By Timothy Dwyer and Mary Beth Sheridan
Washington Post Staff Writers
Friday, June 15, 2007
If politicians were like sports figures who were given colorful and fitting nicknames, perhaps Sen. James Webb would be known as Hollywood James Webb, or maybe Hemingway James Webb.
Webb (D-Va.) has kept a very high profile since being elected to the Senate last year, but he hasn't abandoned his literary career and filmmaking aspirations, according to his financial disclosure report, filed yesterday with Congress, along with those of other Virginia, Maryland and District lawmakers.
The forms provide ranges for calculating the legislators' assets, rather than exact figures. They do not include the value of their homes.
Webb listed assets of between $2.3 million and $7.6 million. A former secretary of the Navy and a best-selling author, he is still collecting royalties from sales of his books in this country and in Europe. On Memorial Day, his publisher, Broadway Books, is planning to reissue his book "Born Fighting," and the following Memorial Day, according to the disclosure forms, it will release a new book by him about American politics.
Webb disclosed that he has a potential movie deal -- neither the title nor the subject was specified -- that could make him $150,000 on the option and $1 million for the screenwriting. He said he also has an agreement to serve as a producer for Warner Bros. Pictures that could earn him $250,000. And Webb disclosed that he has agreed to participate in a "television project" on Arlington National Cemetery. He said that this project is being reviewed by the Senate Ethics Committee.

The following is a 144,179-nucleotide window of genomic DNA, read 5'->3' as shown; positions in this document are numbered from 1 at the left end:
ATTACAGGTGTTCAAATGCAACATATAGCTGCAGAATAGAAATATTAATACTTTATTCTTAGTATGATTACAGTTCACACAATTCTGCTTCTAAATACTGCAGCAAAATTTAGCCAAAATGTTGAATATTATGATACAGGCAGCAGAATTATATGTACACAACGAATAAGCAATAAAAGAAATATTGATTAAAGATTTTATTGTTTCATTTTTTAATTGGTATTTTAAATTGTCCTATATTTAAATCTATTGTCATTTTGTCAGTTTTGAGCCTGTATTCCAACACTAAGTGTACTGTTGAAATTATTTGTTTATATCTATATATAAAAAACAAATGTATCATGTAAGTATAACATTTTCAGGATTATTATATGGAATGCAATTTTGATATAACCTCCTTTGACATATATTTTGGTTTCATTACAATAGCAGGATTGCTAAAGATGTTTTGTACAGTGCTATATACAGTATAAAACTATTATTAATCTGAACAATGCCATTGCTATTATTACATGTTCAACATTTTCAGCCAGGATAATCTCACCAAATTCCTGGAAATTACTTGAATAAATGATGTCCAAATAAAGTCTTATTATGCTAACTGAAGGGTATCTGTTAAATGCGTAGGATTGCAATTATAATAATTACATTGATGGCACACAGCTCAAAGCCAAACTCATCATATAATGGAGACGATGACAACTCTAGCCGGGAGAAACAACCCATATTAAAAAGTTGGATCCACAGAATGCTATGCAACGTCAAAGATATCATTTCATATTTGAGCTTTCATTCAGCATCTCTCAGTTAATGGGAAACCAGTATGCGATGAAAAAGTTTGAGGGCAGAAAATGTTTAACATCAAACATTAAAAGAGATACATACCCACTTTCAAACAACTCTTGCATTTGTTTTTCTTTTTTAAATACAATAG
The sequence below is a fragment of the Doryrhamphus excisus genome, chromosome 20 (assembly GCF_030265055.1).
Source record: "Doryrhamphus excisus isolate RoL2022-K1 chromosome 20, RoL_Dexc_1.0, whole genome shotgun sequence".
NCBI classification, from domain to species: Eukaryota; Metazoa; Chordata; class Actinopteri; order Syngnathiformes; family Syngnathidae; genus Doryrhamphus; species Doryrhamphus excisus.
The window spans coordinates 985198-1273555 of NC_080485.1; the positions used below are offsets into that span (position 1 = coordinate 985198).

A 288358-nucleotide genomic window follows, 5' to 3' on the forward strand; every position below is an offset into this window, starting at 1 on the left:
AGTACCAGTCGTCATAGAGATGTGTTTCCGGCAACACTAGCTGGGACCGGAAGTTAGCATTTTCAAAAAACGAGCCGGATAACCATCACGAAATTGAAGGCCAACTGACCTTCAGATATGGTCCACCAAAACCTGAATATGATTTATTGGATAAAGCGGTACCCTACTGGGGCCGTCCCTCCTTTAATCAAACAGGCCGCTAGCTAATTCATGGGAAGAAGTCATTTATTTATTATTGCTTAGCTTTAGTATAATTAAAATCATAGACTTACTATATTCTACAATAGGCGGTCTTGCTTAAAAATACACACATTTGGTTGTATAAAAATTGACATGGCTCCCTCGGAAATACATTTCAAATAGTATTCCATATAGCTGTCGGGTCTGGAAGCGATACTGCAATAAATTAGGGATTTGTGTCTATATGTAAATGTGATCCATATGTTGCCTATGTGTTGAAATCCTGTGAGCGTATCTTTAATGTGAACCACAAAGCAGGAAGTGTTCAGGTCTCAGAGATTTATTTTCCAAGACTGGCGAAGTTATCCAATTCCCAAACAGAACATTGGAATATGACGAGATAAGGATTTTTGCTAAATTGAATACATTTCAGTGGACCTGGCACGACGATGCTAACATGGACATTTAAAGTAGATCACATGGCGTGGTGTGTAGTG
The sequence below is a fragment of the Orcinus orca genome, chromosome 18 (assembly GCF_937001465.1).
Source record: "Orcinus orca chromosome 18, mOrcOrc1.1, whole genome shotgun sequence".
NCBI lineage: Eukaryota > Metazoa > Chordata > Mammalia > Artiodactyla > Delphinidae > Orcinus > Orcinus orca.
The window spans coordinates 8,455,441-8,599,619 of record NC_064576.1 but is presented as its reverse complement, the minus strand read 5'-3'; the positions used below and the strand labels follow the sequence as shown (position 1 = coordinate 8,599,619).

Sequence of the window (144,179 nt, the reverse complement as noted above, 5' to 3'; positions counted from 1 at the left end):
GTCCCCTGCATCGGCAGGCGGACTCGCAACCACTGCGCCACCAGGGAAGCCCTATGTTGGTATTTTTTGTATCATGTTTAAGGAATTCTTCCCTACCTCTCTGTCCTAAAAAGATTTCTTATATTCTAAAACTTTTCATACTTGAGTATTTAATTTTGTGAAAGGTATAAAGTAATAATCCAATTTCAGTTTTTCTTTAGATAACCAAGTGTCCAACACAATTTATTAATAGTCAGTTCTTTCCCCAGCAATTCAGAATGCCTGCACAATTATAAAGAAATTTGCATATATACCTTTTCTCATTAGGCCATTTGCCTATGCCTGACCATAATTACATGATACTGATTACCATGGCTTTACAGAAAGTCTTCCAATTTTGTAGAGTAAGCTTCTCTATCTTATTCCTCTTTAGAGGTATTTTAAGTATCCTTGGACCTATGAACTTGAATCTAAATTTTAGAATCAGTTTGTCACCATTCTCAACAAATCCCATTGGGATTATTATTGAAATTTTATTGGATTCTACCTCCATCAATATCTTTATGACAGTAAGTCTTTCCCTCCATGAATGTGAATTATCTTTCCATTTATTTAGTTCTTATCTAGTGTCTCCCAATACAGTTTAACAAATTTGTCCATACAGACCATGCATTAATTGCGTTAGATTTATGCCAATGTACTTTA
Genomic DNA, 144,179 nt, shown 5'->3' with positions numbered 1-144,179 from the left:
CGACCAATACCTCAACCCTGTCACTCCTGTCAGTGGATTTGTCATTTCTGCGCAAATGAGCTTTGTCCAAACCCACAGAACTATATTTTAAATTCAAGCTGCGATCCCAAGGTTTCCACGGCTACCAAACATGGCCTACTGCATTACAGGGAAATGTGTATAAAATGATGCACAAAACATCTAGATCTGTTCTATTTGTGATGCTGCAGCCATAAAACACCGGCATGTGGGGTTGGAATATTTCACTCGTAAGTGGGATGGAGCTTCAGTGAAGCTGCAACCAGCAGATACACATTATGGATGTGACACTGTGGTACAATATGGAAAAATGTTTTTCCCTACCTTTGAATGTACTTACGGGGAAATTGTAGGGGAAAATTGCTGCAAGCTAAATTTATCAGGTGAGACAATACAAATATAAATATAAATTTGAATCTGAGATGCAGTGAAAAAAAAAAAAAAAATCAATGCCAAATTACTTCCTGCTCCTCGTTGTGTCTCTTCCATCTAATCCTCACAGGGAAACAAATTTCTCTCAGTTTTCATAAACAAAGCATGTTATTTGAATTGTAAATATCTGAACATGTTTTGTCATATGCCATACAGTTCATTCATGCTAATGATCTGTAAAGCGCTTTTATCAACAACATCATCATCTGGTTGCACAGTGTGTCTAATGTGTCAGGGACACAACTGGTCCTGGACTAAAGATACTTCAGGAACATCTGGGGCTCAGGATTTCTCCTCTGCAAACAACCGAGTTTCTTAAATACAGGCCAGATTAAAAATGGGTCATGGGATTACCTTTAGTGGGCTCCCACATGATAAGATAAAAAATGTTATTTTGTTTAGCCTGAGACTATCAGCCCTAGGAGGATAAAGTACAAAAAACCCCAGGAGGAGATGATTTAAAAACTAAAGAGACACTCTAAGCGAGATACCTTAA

He has two other job titles besides senator and author: Webb is listed as contributing editor of Parade magazine and a member of the board of directors of the Bossov Ballet Theatre in Pittsfield, Maine, which was founded by a retired Marine colonel.
Webb lists two liabilities: mortgages on a house in Burke and an office in Arlington County for a total of between $200,000 and $500,000.
The reports show that Webb has a diversified stock portfolio. Among the companies in which he holds an interest are General Electric, the Disney Co., Exxon-Mobil, Coca-Cola and Toyota.
The annual reports cover the 2006 calendar year.
Once again, Sen. John W. Warner (R) appears to be at the top of the affluence list among local members of Congress. He and his wife listed assets worth between $3.6 million and $7.7 million. Last year, they reported a net worth of $4.9 million to $7.2 million, according to the Center for Responsive Politics.
Warner has not said whether he will run for reelection.
A third senator from the region also is a millionaire, according to the disclosure reports: Benjamin L. Cardin (D-Md.). He reported assets of $1.7 million to $4 million, including a trust set up by his father, a lawyer.
The other Maryland senator, Barbara A. Mikulski (D), listed a net worth of $195,019 to $705,000, including an IRA and stock funds.
Many local House members also had more modest finances.
In Maryland, Rep. Steny H. Hoyer (D), the House majority leader, reported a net worth of $348,000 to $795,000, not including his homes. Rep. Chris Van Hollen (D) listed assets valued at $151,000 to $492,000. That range is lower than what he reported last year -- $287,000 to $807,000.
The reason? "In a nutshell, renovation," said his chief of staff, Karen Robb, explaining that Van Hollen had expanded his Kensington home.
Rep. Albert R. Wynn (D) reported having as much as $15,000 in a Maryland college fund and owing $10,000 to $15,000 in credit-card debt.
In the District, Del. Eleanor Holmes Norton (D) reported assets valued at $823,036 to $2.2 million, including annuities and other retirement investments.
In Virginia, Rep. Thomas M. Davis III (R), a potential candidate for Warner's senate seat if the incumbent decides not to run, listed assets of $952,000 to $2.2 million.
For 2005, Davis listed his assets at between $435,000 and $1.2 million. One of his biggest assets, listed at between $100,001 and $250,000, was Ocean Property Partnership in Virginia Beach.
Reps. James P. Moran Jr. (D-Va.) and Jo Ann S. Davis (R-Va.) requested filing extensions.
Staff researcher Madonna Lebling contributed to this report.